After the success of The Monogram Murders, the first ‘new’ story to feature Agatha Christie’s Hercule Poirot since Curtain: Poirot’s Last Case, crime writer Sophie Hannah is back with Closed Casket and she’s has given Poirot another murder to solve.
Hannah takes us to an isolated mansion in Ireland where the Lady Athelinda Playford, known as ‘Athie’, writes a series of Shrimp Sheldon books where a group of children solve mysteries, often under the noses of incompetent detectives. Athie invites, independently, Inspector Edward Catchpool and Hercule Poirot for what they both think to drawn on their detective skills for her latest work. In doing so she accidentally facilitates a reunion as they’ve not met since the events at the Bloxham Hotel. They are also both wrong about why they are there.
We see events unfold through Catchpool’s reportage narration. He mixes what he has witnessed with what he knows in hindsight. Catchpool makes for a slightly grumpy character but a good narrator with his detective ways and knowledge of Poirot. Hannah has him tell us the events in page-turning detail; he has a way of narrating that really does lead to that ‘just one more chapter’ feeling.
Cosy crime has certain qualities that make it work and almost effortlessly Hannah captures what makes these stories special: crimes you can, almost, work out yourself; a colourful cast of characters; and a detective you want to see at work. You get this and more in Closed Casket.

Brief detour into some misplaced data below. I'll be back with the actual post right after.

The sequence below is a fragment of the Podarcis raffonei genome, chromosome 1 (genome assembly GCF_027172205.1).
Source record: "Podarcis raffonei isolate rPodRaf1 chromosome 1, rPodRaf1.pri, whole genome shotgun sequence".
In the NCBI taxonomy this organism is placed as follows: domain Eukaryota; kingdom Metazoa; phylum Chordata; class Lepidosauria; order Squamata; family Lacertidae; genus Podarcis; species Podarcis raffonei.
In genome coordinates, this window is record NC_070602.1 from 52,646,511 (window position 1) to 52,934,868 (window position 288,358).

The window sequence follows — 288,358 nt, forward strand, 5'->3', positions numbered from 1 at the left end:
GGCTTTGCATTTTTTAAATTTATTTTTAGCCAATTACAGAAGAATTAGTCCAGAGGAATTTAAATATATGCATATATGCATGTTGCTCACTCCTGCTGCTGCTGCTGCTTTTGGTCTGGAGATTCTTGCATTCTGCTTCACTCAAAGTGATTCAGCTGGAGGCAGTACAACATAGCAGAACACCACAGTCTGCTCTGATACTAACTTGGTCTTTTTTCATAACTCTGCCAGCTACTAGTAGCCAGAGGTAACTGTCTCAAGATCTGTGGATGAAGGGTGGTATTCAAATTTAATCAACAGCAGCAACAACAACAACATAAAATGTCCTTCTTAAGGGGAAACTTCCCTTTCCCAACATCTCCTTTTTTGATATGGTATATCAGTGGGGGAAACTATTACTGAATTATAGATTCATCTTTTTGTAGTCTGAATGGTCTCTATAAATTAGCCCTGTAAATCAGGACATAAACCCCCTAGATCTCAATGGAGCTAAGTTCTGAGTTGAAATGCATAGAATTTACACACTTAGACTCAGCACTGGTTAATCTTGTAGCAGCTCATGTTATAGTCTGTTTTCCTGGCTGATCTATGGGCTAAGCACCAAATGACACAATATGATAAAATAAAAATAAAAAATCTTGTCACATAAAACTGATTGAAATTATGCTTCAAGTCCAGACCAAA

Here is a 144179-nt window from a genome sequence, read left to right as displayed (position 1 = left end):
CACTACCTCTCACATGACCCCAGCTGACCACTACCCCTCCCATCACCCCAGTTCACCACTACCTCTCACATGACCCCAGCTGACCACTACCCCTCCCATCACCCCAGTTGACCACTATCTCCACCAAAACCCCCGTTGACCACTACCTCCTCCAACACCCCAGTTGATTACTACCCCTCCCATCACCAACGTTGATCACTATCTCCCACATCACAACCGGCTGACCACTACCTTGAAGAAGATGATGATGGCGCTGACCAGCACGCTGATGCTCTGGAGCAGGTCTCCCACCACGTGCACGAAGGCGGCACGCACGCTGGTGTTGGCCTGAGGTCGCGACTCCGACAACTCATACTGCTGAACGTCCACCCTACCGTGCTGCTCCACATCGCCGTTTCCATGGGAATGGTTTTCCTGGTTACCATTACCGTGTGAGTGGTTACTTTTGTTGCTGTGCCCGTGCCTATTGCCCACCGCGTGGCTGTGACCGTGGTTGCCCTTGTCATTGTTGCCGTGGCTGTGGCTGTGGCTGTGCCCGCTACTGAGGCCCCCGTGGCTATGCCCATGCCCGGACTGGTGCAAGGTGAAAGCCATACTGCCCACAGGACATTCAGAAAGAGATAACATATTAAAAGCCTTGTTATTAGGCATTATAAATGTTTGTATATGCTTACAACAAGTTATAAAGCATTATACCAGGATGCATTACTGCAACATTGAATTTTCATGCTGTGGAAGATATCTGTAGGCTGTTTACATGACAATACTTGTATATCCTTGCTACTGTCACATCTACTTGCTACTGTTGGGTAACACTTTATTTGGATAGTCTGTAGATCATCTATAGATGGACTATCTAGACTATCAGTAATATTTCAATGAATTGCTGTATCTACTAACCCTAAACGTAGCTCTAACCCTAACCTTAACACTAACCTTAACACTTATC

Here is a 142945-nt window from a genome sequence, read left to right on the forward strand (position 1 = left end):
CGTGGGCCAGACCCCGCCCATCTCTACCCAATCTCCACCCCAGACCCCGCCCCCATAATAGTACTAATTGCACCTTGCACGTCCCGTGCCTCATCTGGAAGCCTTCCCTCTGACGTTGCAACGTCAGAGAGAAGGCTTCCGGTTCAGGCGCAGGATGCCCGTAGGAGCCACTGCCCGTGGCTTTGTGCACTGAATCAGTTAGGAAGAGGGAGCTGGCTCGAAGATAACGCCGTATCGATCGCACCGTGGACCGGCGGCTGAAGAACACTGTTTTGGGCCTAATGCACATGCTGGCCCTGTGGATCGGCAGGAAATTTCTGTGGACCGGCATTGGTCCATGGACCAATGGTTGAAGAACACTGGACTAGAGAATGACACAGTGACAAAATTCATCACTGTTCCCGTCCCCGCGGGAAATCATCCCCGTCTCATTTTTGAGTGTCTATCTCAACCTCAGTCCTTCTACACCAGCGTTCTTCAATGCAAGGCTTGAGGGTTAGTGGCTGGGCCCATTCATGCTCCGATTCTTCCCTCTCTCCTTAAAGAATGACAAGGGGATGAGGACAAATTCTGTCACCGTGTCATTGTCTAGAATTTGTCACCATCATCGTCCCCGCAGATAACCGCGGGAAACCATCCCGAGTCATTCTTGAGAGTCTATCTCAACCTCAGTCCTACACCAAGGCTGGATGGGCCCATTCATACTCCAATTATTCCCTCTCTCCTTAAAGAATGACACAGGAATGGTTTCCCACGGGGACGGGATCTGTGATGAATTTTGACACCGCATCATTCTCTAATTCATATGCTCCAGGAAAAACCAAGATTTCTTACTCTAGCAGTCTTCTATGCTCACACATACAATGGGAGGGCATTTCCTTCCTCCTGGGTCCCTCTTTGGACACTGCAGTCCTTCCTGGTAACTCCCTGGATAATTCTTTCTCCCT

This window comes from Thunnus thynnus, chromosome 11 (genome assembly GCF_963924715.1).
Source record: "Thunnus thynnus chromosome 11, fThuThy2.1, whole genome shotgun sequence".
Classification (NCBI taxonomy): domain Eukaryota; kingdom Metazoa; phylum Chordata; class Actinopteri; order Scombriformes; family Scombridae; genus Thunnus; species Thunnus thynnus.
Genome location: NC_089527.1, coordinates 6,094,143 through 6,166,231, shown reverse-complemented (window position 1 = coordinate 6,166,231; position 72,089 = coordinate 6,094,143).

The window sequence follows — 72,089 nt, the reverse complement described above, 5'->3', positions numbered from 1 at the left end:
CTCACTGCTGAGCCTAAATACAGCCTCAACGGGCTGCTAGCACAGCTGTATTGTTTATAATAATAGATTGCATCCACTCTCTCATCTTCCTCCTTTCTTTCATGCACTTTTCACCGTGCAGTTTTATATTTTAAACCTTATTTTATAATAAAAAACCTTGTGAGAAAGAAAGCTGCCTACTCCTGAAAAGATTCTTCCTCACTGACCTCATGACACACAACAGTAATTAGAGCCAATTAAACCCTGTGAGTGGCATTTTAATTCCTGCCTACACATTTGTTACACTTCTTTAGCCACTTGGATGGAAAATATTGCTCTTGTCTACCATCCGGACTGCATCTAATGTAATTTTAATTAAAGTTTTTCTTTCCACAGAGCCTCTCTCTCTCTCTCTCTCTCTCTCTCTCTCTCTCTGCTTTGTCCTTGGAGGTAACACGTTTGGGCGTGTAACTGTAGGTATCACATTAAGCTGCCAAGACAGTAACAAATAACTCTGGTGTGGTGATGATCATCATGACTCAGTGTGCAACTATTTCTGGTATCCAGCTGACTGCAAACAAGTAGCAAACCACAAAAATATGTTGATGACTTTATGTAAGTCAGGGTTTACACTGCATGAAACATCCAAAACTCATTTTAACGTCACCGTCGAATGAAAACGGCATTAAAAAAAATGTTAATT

The murder when it comes is both surprising and expected given the events that lead up to it – but after the body is found, despite finger pointing and plenty of discussions with everyone in the house, the murderer seems allusive. This is because Hannah keeps throwing the scent in different directions through her delightful and conflicted cast of characters.
There is Athie, her two children and their respective partners, her secretary and his nurse, two lawyers and the household staff along with our two detectives. It’s quite an incendiary mix, and Hannah keeps finding ways to play them off against one and other. Even Catchpool seems to both get annoyed by and admires Poirot and his methods, which makes it even more an entertaining read. It’s not always successful. There is one plot twist in the form of a revelation that seems to come out wrong – but it’s the only noticeable bump in a fast-cornered road.
At one point a character says, ‘…without truth, we are doomed to live our days in darkness’ and this is a theme that runs heavily through Closet Casket. One character’s need to force the truth does mean they put a spotlight on the truth. But at what price?
There is a sadness here as well. A lot of it, in fact. The nature of cosy crime is in its setting, characters and plotting – not in the lighthearted nature of its subject matter. The motivations of several of the characters don’t come from a happy or stable place, but that’s what you need in a good drama/murder story.
Sophie Hannah tells enjoyable, twisty, excellently constructed crime set in the Golden Age. She can write me another Poirot any time she wants to.